Carl Icahn

The Corporate Governance Argument At Spinoffs

This will be somewhat controversial, but a conversation needs to be started about whether newly spunoff companies truly deserve a chance on their own.

While it might be true that some companies thrive after being spunoff, there’s a decent argument about whether corporate governance rules should be changed for spinoffs. Right now, it’s fairly difficult to take on a newly spunoff company given staggered boards and bylaws that prevent large shareholder to call a special meeting.

However, many younger or newly spunoff companies could actually benefit from an activist intervention? Carl Icahn is at the forefront of trying to change the bylaws of newly spunoff companies. He got a win with Manitowoc (NYSE: MTW) agreeing to ease the restrictions when it comes to having an activist involved with a newly spunoff company. He’s pushing for the same at Gannett Co. (NYSE: GCI).

As we’ve noted before, corporate governance for spinoffs is ripe for change. Consider this: 55% of 2014 spinoffs stagger their director elections, making a board coup a yearslong effort and nearly two-thirds of 2014 spinoffs don’t give investors the right to call special meetings. The thesis here is whether spinoffs should have stronger corp governance to give them time to figure things out, or should they be subject to activists and takeovers like normal companies?

Fulfilling a company’s material need for in-house re-evaluations, or a fresh perspective is not always welcomed, but usually very much needed.

We think the message is being conveyed wrong, when it comes to activists in spinoffs. As the old adage teaches, “it is not what you say but how you say it.”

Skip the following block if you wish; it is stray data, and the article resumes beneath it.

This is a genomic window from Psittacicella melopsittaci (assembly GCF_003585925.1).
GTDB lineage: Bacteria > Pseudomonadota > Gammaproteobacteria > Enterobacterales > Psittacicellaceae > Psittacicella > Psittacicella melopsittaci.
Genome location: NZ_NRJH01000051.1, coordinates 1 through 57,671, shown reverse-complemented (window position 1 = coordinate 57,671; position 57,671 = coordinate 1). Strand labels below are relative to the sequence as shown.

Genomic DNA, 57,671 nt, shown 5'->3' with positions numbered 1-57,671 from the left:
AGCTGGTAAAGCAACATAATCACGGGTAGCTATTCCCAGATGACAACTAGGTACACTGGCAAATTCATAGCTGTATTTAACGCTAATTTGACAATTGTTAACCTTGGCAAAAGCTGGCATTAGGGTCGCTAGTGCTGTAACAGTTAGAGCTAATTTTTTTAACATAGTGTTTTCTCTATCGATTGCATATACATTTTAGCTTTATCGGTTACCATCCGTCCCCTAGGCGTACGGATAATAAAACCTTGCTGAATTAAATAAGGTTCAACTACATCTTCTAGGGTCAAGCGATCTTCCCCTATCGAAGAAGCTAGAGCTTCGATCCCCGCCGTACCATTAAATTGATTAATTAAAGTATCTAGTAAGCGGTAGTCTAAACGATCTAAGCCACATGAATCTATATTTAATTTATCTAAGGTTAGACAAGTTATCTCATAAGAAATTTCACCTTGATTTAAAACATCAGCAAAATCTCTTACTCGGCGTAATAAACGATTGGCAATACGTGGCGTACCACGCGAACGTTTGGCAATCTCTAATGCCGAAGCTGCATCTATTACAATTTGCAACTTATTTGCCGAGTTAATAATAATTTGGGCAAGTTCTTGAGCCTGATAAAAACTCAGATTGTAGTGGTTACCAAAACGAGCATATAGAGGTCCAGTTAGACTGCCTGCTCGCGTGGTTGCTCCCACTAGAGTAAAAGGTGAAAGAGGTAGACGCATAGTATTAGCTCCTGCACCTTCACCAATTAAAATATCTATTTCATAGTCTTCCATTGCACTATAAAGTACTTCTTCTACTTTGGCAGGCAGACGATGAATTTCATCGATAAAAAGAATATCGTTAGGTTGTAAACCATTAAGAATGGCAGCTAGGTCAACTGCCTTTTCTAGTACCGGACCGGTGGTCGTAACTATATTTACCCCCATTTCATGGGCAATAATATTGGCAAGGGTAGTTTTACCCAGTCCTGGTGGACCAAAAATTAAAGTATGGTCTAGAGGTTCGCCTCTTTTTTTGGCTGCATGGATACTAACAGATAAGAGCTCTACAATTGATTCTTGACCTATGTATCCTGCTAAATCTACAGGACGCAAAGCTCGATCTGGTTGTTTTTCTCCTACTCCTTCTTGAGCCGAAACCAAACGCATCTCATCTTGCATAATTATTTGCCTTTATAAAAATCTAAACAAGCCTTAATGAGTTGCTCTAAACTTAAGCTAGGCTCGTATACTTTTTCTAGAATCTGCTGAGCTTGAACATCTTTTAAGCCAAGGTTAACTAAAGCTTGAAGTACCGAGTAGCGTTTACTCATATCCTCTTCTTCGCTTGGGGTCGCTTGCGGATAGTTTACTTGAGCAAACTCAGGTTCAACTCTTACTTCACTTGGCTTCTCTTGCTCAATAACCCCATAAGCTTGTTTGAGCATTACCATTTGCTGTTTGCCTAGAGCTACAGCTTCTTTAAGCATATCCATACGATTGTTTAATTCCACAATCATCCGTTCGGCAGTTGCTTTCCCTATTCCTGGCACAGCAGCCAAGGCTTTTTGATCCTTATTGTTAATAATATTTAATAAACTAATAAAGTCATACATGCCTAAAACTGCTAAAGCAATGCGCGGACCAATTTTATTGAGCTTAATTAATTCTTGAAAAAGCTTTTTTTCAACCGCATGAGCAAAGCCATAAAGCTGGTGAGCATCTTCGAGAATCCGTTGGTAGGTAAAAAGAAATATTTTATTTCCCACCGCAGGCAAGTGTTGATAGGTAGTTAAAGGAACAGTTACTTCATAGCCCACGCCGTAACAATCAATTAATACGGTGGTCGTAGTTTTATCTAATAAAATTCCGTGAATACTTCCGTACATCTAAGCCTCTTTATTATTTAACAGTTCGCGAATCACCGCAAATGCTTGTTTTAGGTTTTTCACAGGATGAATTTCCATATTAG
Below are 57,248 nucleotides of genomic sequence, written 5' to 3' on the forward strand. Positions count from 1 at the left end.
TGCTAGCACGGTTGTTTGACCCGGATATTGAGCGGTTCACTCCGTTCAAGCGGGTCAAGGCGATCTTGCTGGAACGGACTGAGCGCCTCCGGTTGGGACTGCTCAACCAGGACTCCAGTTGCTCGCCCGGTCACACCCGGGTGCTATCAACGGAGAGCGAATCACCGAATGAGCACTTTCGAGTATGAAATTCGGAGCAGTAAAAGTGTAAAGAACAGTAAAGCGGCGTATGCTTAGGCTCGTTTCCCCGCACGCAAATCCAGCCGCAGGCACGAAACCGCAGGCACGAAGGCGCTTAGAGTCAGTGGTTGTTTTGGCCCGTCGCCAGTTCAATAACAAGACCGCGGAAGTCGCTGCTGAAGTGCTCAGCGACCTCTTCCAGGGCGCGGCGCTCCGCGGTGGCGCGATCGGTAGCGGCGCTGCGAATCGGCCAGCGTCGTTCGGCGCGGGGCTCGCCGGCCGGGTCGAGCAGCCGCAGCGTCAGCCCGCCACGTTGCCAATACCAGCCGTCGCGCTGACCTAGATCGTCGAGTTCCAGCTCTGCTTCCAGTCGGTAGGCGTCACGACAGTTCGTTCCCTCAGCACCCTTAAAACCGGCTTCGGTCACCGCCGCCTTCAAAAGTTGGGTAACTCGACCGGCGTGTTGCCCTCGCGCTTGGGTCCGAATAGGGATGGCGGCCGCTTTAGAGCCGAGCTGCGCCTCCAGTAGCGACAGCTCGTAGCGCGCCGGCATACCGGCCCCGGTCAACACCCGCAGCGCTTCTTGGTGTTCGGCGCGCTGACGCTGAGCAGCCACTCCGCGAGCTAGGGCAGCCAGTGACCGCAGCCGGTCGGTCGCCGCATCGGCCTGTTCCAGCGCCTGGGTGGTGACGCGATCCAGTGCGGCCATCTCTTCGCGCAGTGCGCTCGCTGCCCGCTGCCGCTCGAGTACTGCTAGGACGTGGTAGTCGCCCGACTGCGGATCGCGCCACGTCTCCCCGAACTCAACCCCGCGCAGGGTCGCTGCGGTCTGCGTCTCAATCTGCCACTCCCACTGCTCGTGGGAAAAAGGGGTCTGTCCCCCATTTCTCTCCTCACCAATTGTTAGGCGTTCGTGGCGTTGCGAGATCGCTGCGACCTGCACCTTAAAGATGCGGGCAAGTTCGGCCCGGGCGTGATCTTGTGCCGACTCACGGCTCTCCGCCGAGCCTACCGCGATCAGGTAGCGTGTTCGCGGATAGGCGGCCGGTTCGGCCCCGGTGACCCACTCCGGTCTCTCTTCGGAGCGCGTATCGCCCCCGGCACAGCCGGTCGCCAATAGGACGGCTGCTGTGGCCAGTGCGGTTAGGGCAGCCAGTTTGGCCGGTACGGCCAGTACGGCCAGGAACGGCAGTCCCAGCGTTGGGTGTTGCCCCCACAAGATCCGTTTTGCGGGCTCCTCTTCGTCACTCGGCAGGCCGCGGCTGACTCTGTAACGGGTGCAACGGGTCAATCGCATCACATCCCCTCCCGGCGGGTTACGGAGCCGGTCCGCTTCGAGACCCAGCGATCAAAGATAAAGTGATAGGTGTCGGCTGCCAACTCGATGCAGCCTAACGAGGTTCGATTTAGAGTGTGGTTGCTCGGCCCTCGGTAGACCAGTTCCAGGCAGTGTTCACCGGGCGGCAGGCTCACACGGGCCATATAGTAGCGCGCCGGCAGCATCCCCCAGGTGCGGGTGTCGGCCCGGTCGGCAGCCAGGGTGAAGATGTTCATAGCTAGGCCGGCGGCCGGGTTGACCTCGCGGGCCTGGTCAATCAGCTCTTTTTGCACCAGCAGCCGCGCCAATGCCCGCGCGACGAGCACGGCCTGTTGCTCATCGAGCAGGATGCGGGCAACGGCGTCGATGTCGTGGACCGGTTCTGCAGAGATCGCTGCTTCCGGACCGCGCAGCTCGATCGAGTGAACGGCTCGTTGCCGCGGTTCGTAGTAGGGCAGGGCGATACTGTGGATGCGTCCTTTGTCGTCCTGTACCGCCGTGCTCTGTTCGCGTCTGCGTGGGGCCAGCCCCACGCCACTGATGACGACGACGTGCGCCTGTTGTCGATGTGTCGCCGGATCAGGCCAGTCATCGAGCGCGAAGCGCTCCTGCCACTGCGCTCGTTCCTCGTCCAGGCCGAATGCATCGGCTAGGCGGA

Activist investing is spreading around the globe, including the recent reluctant participation of Japan. The country’s historical and cultural tradition is not adapt to change. Now, however, Japanese companies are availing themselves of the “activist investing sword.” Still, they emphasize that they do so “in the most polite way”. Only Japanese fund managers could use those two expressions in the same context.

One is reminded of the adage about winning more with honey than vinegar. Or, a first carrot, then stick approach. Something that, perhaps, much of the media would like to see U.S. activists employ more. Regardless, activist investing is here to stay for now. If Japan is opening its mind to the idea of activists, why can’t we get corporate governance at spinoffs right?

So, in closing, one of the more notable trends to watch for in 2015 is activists taking on newly spunoff companies. With corporate governance laws being challenged, this could be another area of “low hanging fruit” for activist investors to pick.